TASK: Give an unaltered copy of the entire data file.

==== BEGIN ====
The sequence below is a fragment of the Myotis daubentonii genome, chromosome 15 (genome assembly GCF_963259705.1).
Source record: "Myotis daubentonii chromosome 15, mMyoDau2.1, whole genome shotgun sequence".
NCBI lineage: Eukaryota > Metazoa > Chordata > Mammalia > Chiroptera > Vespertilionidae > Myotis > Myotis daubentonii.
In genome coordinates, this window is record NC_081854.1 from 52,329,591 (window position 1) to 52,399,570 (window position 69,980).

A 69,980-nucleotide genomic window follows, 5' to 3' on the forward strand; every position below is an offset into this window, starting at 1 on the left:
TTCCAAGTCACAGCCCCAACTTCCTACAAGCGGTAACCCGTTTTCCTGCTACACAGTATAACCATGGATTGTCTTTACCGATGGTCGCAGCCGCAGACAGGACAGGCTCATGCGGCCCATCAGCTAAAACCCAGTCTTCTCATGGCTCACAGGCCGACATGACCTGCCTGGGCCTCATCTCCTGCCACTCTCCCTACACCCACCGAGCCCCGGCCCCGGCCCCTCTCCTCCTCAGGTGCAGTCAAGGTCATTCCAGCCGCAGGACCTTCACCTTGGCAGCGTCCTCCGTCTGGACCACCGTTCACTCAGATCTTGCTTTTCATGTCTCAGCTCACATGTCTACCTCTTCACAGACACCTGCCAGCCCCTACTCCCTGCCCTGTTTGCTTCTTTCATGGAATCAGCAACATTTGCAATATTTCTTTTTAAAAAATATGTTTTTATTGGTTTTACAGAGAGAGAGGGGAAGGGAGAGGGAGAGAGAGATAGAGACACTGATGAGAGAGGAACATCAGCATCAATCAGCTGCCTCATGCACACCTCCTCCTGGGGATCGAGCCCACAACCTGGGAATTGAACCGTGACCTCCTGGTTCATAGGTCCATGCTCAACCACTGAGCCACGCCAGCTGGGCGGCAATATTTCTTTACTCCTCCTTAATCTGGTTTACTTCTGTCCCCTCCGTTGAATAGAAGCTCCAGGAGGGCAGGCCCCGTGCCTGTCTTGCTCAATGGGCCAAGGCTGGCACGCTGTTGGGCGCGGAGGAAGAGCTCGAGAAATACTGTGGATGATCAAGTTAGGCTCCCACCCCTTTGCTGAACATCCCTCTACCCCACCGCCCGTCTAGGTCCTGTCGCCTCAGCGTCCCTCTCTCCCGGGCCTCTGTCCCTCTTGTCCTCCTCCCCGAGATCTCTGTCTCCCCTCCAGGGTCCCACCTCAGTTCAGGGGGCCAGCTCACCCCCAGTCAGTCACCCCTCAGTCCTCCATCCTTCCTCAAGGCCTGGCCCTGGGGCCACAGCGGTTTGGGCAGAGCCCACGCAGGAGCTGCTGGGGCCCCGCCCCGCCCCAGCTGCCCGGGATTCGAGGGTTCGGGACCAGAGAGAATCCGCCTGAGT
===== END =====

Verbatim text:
The sequence below is a fragment of the Myotis daubentonii genome, chromosome 15 (genome assembly GCF_963259705.1).
Source record: "Myotis daubentonii chromosome 15, mMyoDau2.1, whole genome shotgun sequence".
NCBI lineage: Eukaryota > Metazoa > Chordata > Mammalia > Chiroptera > Vespertilionidae > Myotis > Myotis daubentonii.
In genome coordinates, this window is record NC_081854.1 from 52,329,591 (window position 1) to 52,399,570 (window position 69,980).

A 69,980-nucleotide genomic window follows, 5' to 3' on the forward strand; every position below is an offset into this window, starting at 1 on the left:
TTCCAAGTCACAGCCCCAACTTCCTACAAGCGGTAACCCGTTTTCCTGCTACACAGTATAACCATGGATTGTCTTTACCGATGGTCGCAGCCGCAGACAGGACAGGCTCATGCGGCCCATCAGCTAAAACCCAGTCTTCTCATGGCTCACAGGCCGACATGACCTGCCTGGGCCTCATCTCCTGCCACTCTCCCTACACCCACCGAGCCCCGGCCCCGGCCCCTCTCCTCCTCAGGTGCAGTCAAGGTCATTCCAGCCGCAGGACCTTCACCTTGGCAGCGTCCTCCGTCTGGACCACCGTTCACTCAGATCTTGCTTTTCATGTCTCAGCTCACATGTCTACCTCTTCACAGACACCTGCCAGCCCCTACTCCCTGCCCTGTTTGCTTCTTTCATGGAATCAGCAACATTTGCAATATTTCTTTTTAAAAAATATGTTTTTATTGGTTTTACAGAGAGAGAGGGGAAGGGAGAGGGAGAGAGAGATAGAGACACTGATGAGAGAGGAACATCAGCATCAATCAGCTGCCTCATGCACACCTCCTCCTGGGGATCGAGCCCACAACCTGGGAATTGAACCGTGACCTCCTGGTTCATAGGTCCATGCTCAACCACTGAGCCACGCCAGCTGGGCGGCAATATTTCTTTACTCCTCCTTAATCTGGTTTACTTCTGTCCCCTCCGTTGAATAGAAGCTCCAGGAGGGCAGGCCCCGTGCCTGTCTTGCTCAATGGGCCAAGGCTGGCACGCTGTTGGGCGCGGAGGAAGAGCTCGAGAAATACTGTGGATGATCAAGTTAGGCTCCCACCCCTTTGCTGAACATCCCTCTACCCCACCGCCCGTCTAGGTCCTGTCGCCTCAGCGTCCCTCTCTCCCGGGCCTCTGTCCCTCTTGTCCTCCTCCCCGAGATCTCTGTCTCCCCTCCAGGGTCCCACCTCAGTTCAGGGGGCCAGCTCACCCCCAGTCAGTCACCCCTCAGTCCTCCATCCTTCCTCAAGGCCTGGCCCTGGGGCCACAGCGGTTTGGGCAGAGCCCACGCAGGAGCTGCTGGGGCCCCGCCCCGCCCCAGCTGCCCGGGATTCGAGGGTTCGGGACCAGAGAGAATCCGCCTGAGT